Academic journal article Arab Studies Quarterly

Yeats's Ireland, Darwish's Palestine: The National in the Personal, Mystical, and Mythological

Academic journal article Arab Studies Quarterly

Yeats's Ireland, Darwish's Palestine: The National in the Personal, Mystical, and Mythological

Article excerpt

'The search for authenticity, for a more congenial national origin than that provided by colonial history, for a new pantheon of heroes and (occasionally) heroines, myths, and religions-these too are made possible by a sense of the land reappropriated by its people"

(Said, 1994:273).

When the tree, the sky, the river, the goddess and her garden, dancing faeries, the ant, and its ant food all coalesce and become the homeland, we realize that we are in the presence of an art that endows the poem with the power not only to challenge but also to create a new reality. It can be said that William Butler Yeats and Mahmoud Darwish forged for their peoples unique national traditions, which they hoped would create their Ireland and Palestine, respectively, against opposing hostile forces of erasure. The seeming hopelessness of their peoples' predicaments and histories have inspired these poets to demand of their poetry the ability to offer something beyond the feebleness and insincerity of this world, something inspirational, irrational, and imaginative, which would create a reality of extremity, challenge, and an unearthly defiance.

This article will attempt to show how Yeats and Darwish used the personal, mythological, and the occult to mobilize people around a national heritage and the creation of a homeland, and not, as many believe, to escape into abstract and mystical worlds of unreality. Both poets attempted to penetrate to the deepest levels of the human psyche through mysticism, history, and myth to be able to speak to the collective mind of their peoples, to unite them around the idea of a nation.

As Marjorie Howes (1996) argues in Yeats s Nations, Yeats was interested in "the permeability of individual minds, their access to one another and to some larger entity" (85) and the use of symbols and ritual, which are elements of the occult, to penetrate the "unconscious 'depths of the mind,'" (ibid) in the way a hypnotist would in order to be able to guide the people towards Irish national unity. Yeats, then, as Howes shows, would be the magician whose magic would greatly impact the thoughts and actions of his people. In this sense, Yeats's art, especially the Irish theater "was intended, not merely to express the Irish nation, but to help create it, to 'give Ireland a hardy and shapely national character'" (ibid). The idea is to be able to make possible what in the rational world of reality seems impossible. The irrational mind, which Yeats attempted to tap in his theatre, can be "immeasurably bold-all is possible to it" (Yeats quoted in Howes, 1996: 69).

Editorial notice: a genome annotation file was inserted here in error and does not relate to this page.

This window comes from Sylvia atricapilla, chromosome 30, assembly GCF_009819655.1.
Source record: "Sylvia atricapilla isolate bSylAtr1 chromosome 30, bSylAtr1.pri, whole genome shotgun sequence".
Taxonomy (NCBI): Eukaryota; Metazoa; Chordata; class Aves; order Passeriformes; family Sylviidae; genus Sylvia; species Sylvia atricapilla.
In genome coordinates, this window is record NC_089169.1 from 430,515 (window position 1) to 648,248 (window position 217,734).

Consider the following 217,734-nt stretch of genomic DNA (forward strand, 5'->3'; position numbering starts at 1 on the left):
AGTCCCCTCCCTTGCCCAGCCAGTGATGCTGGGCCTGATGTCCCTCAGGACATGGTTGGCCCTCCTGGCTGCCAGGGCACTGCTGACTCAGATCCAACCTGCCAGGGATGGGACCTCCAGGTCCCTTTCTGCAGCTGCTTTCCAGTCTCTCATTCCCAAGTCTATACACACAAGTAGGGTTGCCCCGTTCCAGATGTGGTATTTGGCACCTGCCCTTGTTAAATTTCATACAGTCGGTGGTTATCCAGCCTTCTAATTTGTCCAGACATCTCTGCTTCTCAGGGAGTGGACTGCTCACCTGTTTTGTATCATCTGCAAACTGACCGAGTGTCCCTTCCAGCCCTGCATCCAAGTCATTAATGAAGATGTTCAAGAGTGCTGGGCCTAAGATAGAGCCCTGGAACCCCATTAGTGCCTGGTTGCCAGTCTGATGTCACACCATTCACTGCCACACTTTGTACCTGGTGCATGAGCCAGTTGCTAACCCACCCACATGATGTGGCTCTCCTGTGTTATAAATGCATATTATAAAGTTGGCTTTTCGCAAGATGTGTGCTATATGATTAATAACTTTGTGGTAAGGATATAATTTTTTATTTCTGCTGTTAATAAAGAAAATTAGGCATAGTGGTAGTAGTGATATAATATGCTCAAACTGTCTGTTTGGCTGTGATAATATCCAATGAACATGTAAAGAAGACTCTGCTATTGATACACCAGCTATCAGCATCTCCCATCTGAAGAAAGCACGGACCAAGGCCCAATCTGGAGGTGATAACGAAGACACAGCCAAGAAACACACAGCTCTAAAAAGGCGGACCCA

This is precisely the effect that Darwish hoped to create in his audience, as I will argue, through the magical effects of his hypnotic poetic lines, especially those borne out of an intensely personal and close brush with death in his poem "Mural," published in the year 2000 after complicated heart surgery in 1999. Here Darwish (2003) has a long negotiation with death in which he enlists the help of "armies" that have defeated death, including "all the arts ... " (139) and Anat, the Canaanite goddess of fertility and war whom he implores "O Anat, my special Goddess, sing" (ibid: 135) to help him triumph over death, and as we shall see to help Palestine triumph over the forces of annihilation and erasure. It becomes obvious to the reader/listener that Darwish's "I" in this poem coalesces with the poet's name and the land and all become Palestine; he, Mahmoud, is the poem and Palestine. Darwish in the poem likens his condition as one who has a brush with death to that of the Palestinian when he says, "I find myself present in the fullness of absence," (ibid: 125), which is a play on the identity that the then newly established Israel bestowed upon Palestinians who were forced to leave their homes in 1948 (the absent-present status) and some who then returned as Darwish's own family did. Throughout the poem, Darwish is obsessed with documenting his experience: "Write to be. …

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